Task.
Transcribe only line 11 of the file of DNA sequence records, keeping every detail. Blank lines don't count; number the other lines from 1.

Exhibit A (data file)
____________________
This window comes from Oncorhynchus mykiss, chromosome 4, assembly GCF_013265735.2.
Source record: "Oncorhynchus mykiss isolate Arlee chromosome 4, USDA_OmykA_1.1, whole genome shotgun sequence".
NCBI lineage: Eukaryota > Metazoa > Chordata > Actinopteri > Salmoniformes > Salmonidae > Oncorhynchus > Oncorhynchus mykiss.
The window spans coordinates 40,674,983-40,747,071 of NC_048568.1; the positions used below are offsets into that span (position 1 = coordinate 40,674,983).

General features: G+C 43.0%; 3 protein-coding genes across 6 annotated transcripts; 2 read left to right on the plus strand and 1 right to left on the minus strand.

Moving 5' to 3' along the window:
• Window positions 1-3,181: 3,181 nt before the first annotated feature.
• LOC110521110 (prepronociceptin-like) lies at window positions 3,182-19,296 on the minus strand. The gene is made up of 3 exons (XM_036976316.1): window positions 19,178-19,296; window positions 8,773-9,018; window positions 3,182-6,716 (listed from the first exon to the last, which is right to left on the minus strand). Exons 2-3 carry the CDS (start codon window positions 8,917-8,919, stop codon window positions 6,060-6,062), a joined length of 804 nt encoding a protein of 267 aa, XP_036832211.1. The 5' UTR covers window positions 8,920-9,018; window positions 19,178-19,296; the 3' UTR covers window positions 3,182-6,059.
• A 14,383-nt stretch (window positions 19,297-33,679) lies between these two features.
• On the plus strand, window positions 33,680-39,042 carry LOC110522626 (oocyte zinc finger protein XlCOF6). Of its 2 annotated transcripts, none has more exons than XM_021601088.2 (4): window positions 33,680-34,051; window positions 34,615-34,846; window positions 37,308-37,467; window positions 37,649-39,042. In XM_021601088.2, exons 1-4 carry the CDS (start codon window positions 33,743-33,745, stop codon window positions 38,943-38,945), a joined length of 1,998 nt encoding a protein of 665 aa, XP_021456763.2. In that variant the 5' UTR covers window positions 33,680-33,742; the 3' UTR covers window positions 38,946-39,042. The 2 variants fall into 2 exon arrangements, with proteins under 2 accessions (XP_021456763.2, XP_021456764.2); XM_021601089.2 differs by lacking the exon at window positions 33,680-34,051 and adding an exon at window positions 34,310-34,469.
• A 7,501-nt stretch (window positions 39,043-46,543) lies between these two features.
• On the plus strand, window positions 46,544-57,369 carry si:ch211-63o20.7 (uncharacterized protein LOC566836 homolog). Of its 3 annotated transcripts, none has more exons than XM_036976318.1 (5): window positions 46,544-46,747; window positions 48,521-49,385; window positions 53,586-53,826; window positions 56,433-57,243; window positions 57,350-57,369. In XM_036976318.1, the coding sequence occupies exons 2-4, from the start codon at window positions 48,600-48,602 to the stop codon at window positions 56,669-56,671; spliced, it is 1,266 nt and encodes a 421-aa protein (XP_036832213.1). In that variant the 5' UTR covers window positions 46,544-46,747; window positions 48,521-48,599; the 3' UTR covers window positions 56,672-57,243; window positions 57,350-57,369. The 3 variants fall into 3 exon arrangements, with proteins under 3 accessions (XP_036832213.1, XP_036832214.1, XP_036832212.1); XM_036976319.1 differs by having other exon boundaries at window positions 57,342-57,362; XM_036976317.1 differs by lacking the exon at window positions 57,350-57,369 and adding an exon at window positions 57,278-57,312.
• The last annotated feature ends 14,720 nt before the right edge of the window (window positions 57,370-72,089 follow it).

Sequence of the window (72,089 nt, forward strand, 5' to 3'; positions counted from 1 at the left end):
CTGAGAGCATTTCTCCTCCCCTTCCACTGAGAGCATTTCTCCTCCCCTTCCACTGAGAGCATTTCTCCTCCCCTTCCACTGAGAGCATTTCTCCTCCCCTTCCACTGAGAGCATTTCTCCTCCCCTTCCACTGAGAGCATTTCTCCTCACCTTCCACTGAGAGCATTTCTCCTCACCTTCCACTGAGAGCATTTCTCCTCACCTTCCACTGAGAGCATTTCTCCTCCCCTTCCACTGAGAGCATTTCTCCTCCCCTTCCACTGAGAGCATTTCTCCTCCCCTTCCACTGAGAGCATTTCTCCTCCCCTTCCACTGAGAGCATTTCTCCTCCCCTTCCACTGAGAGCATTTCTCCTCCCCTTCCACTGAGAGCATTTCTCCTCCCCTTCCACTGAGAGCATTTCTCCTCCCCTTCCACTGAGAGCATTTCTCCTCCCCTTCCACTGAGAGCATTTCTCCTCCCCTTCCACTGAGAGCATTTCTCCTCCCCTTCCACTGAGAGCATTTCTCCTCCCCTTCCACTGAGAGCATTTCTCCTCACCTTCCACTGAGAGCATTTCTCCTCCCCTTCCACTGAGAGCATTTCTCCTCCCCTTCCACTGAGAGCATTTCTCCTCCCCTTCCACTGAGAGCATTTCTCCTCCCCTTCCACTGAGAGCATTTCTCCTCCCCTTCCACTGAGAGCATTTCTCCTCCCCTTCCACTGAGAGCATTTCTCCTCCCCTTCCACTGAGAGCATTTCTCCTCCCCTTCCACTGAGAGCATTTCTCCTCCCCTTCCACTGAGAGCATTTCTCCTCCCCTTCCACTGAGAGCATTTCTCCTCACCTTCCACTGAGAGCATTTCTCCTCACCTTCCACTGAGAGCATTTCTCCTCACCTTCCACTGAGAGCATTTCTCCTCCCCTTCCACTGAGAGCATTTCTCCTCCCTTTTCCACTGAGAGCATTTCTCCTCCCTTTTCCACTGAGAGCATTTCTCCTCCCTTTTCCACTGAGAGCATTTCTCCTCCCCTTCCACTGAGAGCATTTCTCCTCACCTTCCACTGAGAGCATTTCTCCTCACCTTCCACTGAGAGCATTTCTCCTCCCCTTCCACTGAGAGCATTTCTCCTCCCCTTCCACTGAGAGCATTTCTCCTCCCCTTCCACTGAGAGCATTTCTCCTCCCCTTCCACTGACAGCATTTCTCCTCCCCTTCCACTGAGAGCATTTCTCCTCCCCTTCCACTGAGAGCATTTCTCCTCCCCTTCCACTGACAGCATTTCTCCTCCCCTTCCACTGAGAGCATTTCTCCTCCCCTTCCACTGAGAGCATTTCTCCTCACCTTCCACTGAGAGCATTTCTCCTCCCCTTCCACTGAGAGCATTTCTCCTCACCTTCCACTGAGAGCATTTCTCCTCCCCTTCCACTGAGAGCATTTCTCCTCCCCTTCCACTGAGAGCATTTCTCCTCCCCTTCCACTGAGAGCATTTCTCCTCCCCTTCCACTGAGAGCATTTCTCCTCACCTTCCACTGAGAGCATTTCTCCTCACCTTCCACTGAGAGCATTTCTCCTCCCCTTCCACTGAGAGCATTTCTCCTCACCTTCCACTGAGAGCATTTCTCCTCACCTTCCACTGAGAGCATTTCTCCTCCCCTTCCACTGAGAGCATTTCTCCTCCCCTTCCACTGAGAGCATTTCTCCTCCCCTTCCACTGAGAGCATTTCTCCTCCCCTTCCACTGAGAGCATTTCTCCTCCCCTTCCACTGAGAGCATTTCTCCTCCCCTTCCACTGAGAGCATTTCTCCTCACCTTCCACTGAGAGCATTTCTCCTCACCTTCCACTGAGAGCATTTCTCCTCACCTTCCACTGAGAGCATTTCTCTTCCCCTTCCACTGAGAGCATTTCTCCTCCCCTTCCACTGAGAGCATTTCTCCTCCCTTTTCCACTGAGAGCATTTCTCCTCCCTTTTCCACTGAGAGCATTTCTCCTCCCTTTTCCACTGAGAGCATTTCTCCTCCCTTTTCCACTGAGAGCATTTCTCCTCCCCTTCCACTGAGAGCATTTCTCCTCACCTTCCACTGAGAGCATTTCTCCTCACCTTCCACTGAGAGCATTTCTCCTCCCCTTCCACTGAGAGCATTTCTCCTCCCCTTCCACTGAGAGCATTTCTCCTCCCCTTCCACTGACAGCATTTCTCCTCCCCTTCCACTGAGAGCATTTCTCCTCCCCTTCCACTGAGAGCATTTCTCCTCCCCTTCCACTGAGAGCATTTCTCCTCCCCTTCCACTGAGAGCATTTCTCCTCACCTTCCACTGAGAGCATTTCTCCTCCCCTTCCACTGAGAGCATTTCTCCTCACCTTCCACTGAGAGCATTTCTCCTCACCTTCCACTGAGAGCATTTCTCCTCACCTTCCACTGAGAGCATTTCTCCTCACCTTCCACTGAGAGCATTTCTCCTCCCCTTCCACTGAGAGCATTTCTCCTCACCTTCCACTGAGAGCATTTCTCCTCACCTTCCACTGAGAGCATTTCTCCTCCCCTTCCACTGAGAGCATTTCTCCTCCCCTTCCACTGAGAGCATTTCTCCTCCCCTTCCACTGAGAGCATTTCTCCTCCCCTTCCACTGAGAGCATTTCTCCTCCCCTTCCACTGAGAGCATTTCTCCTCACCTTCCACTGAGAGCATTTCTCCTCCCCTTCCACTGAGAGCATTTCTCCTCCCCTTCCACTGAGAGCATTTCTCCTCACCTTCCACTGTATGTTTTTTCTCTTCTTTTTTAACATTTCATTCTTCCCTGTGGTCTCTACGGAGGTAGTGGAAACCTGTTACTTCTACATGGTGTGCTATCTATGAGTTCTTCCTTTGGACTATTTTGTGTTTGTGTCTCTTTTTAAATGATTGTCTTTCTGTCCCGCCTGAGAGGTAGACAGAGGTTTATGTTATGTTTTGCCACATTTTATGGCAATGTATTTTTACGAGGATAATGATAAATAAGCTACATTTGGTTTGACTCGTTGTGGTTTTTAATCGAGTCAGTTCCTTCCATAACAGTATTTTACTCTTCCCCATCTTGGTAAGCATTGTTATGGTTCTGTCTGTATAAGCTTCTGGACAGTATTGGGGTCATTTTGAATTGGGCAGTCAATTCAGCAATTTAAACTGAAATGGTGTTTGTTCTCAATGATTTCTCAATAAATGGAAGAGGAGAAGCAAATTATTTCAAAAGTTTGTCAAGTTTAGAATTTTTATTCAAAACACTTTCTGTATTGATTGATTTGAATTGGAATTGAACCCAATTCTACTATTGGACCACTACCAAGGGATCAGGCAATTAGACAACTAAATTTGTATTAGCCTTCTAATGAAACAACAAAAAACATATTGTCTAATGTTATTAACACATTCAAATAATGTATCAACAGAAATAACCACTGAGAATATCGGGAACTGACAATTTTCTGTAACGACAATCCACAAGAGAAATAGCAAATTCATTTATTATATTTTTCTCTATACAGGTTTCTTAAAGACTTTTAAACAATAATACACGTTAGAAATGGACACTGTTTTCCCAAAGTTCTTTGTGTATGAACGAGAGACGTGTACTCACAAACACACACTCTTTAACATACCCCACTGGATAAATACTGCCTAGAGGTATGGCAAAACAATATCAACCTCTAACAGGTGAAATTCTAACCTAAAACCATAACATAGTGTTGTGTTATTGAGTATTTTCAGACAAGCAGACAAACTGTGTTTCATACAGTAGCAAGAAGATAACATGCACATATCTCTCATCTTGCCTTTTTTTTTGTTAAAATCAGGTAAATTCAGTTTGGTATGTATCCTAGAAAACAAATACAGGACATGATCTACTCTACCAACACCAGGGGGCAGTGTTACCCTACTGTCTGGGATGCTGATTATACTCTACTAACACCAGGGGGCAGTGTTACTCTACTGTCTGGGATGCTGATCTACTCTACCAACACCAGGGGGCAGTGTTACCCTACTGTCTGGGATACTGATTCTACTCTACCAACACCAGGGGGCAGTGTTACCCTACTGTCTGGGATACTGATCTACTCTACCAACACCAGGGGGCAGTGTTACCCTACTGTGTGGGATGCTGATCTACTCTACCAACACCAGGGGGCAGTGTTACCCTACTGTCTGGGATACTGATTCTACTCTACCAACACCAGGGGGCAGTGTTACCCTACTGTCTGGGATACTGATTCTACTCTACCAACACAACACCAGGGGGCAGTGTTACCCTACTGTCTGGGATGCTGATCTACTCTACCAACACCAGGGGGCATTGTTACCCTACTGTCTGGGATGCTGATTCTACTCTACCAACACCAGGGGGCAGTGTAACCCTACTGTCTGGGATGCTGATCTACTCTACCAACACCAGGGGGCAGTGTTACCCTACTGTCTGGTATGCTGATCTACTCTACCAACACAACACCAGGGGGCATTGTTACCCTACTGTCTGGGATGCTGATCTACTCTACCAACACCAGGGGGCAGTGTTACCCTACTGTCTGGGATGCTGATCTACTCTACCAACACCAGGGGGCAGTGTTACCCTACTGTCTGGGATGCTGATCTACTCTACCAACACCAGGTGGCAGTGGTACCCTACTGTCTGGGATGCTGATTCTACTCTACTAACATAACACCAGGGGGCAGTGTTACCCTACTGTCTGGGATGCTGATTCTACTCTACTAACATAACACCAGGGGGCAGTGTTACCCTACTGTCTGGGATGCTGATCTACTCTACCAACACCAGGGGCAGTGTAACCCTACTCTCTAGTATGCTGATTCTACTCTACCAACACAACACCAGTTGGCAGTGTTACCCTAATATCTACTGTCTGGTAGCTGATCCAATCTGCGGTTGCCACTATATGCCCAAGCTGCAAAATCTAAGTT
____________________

• A 7,501-nt stretch (window positions 39,043-46,543) lies between these two features.